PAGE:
We hope to see you all there for what promises to be a fascinating encounter.
(Again, some delicious treats will be served).
It is my pleasure to invite you to our next event, to take place next Tuesday, February 5 at 5:00 p.m., in Swift 201. Our very own Maddy Richey will be offering a talk entitled Goliah among the Giants: Monster Decapitation and Capital Display. Here is Maddy’s fascinating abstract:
“A single verse near the conclusion of 1 Samuel 17 mentions that after defeating Goliath, David took the giant’s severed head to Jerusalem (1 Sam 17:54). Literarily imagined transport and display of Goliath’s head encodes royal supremacy over monstrous bodies and casts the king as uniquely dominant over enemies at the physical extreme. This function of communicating royal and national power has parallels in the ancient Middle East and the ancient Mediterranean world. For example, various Gilgamesh describe the decapitation of Humbaba and the display of that giant’s severed head; this is paralleled by apotropaic use of Humbaba’s head as known from the Mesopotamian archaeological record. Similarly, Greek mythographers’ descriptions of Perseus’s defeat of Medusa are replicated in iconography by Gorgoneion architectural elements. In discussing the significance of displayed monstrous heads in literary and historical circumstances, I will engage Lacanian work on the semiotics of severed heads, theorizations of the monstrous, and recent scholarship on decapitation in the ancient Near East.”
We hope to see you all there.
Delicious food and some refreshments will be available.
It is my pleasure to invite you to our next event, which will take place this Tuesday (Jan 12), at 5:00 p.m., in Swift 106. We will have the pleasure of listening to Prof. Jennifer Andruska’s talk “Wise and Foolish Love in the Song of Songs.” Prof. Andruska has recently her PhD in Hebrew Bible at Cambridge, and will be talking about how the Song of Songs incorporates elements of wisdom literature (see the full abstract below).
We hope to see you all in what promises to be a fascinating talk!
Refreshments will be served.
“Wise and Foolish Love in the Song of Songs.”—Abstract.
For some time scholars have been debating whether the Song of Songs has connections to the wisdom genre and how this changes our understanding of it. Those who have suggested such connections have been criticized for not demonstrating that they are extensive enough to be meaningful and for being vague as to what precisely the book’s wisdom message might be. This presentation will demonstrate that the influence of the wisdom genre on the Song is pervasive, running throughout the book, and offer an entirely new understanding of the book’s wisdom message. Connections between the Song of Songs and wisdom are often seen in the ‘do not awaken’ refrains, the climactic statement in 8:6-7 and numerous parallels with the biblical wisdom books, particularly Proverbs. Yet, the wisdom books’ use of language or motifs from the Song does not make the Song itself wisdom. I will not argue that the Song’s wisdom features are the result of specific parallels with the biblical wisdom books, but rather, that they derive from typical forms and conventions found in the antecedent ancient Near Eastern ‘didactic’ or advice literature genre, what we call ‘wisdom,’ which predates the biblical wisdom books by at least a thousand years. The Song of Songs incorporates forms and conventions used in the ancient Near Eastern advice literature genre throughout the book, so that the it shares points of contact with both the love song and advice literature genres of the ancient Near East. The purpose of this exploration into the Song’s use of these features is not to label the Song as ‘wisdom’ proper, or have it categorized as such, but rather, to understand what the presence of these conventions and features means for the interpretation of the Song itself. The Song of Songs is clearly a love song, yet it also does something quite different than other ancient Near Eastern love song texts, by combining the love song genre with elements of the ancient Near Eastern advice literature genre to produce a wisdom literature about romantic love. These connections to wisdom in the Song are extensive enough to change the way that we understand the book. The Song is not just a celebration of love or entertainment, but is providing wisdom concerning romantic love.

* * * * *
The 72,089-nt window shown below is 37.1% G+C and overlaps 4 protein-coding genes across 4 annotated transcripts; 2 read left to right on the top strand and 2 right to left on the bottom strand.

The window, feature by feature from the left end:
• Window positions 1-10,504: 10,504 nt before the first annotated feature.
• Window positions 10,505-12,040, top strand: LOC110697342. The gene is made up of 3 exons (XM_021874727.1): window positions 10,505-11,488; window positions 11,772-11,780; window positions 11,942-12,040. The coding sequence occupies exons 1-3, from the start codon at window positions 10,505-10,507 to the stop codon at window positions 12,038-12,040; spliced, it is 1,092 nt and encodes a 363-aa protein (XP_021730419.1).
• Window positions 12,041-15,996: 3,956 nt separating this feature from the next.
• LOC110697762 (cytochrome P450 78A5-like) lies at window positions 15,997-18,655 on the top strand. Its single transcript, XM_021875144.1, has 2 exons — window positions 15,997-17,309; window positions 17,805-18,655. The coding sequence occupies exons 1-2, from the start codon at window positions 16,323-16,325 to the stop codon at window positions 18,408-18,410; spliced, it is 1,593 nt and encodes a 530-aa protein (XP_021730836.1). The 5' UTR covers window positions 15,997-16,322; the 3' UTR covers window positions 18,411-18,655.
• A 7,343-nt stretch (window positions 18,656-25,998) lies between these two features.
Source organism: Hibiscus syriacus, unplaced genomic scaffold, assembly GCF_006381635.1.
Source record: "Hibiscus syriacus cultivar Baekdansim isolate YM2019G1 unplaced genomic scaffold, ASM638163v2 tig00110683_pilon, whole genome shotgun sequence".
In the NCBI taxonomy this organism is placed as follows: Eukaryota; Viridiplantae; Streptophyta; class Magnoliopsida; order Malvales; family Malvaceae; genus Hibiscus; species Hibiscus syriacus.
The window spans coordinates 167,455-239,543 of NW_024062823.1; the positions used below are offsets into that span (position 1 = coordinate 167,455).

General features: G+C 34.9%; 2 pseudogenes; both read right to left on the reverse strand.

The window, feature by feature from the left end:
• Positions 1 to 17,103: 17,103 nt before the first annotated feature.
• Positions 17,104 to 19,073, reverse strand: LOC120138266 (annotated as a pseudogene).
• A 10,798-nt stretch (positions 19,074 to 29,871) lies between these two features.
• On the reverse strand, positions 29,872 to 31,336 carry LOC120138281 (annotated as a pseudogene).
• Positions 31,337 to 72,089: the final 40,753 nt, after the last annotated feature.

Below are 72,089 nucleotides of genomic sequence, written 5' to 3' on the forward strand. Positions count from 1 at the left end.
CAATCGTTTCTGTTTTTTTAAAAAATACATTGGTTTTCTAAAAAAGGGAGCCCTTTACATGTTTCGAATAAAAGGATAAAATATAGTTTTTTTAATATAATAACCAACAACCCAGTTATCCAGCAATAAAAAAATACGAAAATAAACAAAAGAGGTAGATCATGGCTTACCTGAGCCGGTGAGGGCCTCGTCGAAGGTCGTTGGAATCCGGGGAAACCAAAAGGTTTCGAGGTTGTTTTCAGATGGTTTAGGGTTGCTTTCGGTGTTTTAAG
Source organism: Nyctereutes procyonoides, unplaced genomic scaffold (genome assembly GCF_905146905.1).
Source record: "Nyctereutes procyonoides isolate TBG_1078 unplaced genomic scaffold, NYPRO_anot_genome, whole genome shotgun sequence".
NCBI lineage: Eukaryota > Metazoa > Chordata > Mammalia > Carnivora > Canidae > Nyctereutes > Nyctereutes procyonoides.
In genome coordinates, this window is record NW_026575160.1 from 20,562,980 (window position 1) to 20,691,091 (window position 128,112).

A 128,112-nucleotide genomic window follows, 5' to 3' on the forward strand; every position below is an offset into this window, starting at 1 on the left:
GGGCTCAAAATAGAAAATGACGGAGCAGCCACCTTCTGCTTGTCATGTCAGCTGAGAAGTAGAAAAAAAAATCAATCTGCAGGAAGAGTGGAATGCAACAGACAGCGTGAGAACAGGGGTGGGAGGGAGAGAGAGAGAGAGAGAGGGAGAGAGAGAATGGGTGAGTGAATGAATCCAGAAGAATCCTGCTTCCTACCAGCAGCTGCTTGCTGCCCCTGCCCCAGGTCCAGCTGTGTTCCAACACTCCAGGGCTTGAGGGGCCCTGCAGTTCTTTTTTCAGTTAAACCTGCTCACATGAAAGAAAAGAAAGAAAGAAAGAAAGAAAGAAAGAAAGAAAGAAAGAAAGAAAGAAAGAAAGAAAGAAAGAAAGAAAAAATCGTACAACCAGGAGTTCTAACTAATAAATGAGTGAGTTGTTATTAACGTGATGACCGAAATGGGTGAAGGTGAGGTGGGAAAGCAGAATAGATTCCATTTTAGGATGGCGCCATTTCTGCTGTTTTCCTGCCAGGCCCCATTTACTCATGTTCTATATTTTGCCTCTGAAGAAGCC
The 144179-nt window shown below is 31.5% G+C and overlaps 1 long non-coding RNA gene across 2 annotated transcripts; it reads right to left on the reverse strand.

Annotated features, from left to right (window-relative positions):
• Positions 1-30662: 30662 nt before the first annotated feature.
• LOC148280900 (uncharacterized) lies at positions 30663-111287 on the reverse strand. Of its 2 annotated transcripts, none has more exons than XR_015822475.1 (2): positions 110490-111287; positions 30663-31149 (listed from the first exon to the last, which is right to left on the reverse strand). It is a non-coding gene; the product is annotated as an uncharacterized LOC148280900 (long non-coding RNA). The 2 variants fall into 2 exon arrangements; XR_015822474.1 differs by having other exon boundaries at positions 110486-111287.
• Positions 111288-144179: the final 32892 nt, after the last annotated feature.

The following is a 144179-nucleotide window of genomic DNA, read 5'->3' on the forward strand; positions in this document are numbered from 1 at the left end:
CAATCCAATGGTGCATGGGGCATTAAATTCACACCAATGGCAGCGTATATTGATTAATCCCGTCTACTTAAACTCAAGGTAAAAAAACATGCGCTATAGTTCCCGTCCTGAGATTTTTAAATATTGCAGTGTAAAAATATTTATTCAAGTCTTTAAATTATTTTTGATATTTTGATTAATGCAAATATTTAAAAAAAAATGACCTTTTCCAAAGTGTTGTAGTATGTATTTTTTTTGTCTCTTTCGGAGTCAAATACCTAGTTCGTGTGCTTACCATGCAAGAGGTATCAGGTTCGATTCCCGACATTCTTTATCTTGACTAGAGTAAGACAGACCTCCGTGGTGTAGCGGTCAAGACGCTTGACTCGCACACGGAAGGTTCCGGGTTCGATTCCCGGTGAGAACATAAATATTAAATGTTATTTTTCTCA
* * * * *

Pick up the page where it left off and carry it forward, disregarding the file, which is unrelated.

We’re very excited to start the first week of our Winter schedule with two sessions hosted by our very own Professor Jessie DeGrado, who is coming back to Chicago for some practice for the job market. To that end, Professor DeGrado will be presenting a dry run of both a model class and a job talk (Wednesday 1/9 at 1:00 p.m. for the class, and Thursday 1/10 at 6:00 p.m. for the job talk; rooms TBD).
This is a unique opportunity for all of us to gain exposure and insight into a crucial moment of the employment process.
Jessie DeGrado studies the intersection of gender, empire, and religious innovation in the ancient Middle East. Their current work explores processes of cultural interaction between the Assyrian heartland and peripheral states of the Levant in the first millennium BCE. Recent publications include a co-authored study on the wanderings of the Mesopotamian baby-killing demon Lamashtu and an analysis of the representation of foreigners in Assyrian texts and iconography (forthcoming). DeGrado received a PhD in Hebrew Bible and the Ancient Near East from the University of Chicago in August 2018 and currently teaches at Saint Joseph’s University in Philadelphia.